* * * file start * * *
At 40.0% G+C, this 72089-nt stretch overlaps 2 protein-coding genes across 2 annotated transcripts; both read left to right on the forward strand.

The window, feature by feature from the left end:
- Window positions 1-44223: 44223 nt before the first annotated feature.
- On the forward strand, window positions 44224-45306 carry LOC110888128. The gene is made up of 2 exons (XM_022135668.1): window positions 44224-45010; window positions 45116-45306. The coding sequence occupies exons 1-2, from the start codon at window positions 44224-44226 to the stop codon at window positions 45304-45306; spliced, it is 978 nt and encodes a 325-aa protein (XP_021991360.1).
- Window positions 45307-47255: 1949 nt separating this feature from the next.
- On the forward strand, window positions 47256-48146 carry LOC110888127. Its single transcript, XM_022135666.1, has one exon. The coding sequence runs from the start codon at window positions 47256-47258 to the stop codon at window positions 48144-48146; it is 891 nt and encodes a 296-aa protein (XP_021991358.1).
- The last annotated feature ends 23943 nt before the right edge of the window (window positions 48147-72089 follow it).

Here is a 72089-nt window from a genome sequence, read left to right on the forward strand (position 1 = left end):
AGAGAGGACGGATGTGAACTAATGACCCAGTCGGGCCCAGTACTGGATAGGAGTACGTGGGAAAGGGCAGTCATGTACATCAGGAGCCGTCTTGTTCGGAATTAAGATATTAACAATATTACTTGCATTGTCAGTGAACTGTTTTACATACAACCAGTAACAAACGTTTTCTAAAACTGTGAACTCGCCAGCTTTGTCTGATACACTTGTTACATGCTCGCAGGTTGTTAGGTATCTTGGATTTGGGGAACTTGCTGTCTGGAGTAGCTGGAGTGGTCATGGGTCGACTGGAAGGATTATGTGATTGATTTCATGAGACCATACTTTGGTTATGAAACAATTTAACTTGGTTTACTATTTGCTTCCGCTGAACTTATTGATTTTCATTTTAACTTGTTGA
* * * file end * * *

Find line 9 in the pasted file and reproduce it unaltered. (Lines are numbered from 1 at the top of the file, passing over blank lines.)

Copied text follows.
AGAGAGGACGGATGTGAACTAATGACCCAGTCGGGCCCAGTACTGGATAGGAGTACGTGGGAAAGGGCAGTCATGTACATCAGGAGCCGTCTTGTTCGGAATTAAGATATTAACAATATTACTTGCATTGTCAGTGAACTGTTTTACATACAACCAGTAACAAACGTTTTCTAAAACTGTGAACTCGCCAGCTTTGTCTGATACACTTGTTACATGCTCGCAGGTTGTTAGGTATCTTGGATTTGGGGAACTTGCTGTCTGGAGTAGCTGGAGTGGTCATGGGTCGACTGGAAGGATTATGTGATTGATTTCATGAGACCATACTTTGGTTATGAAACAATTTAACTTGGTTTACTATTTGCTTCCGCTGAACTTATTGATTTTCATTTTAACTTGTTGA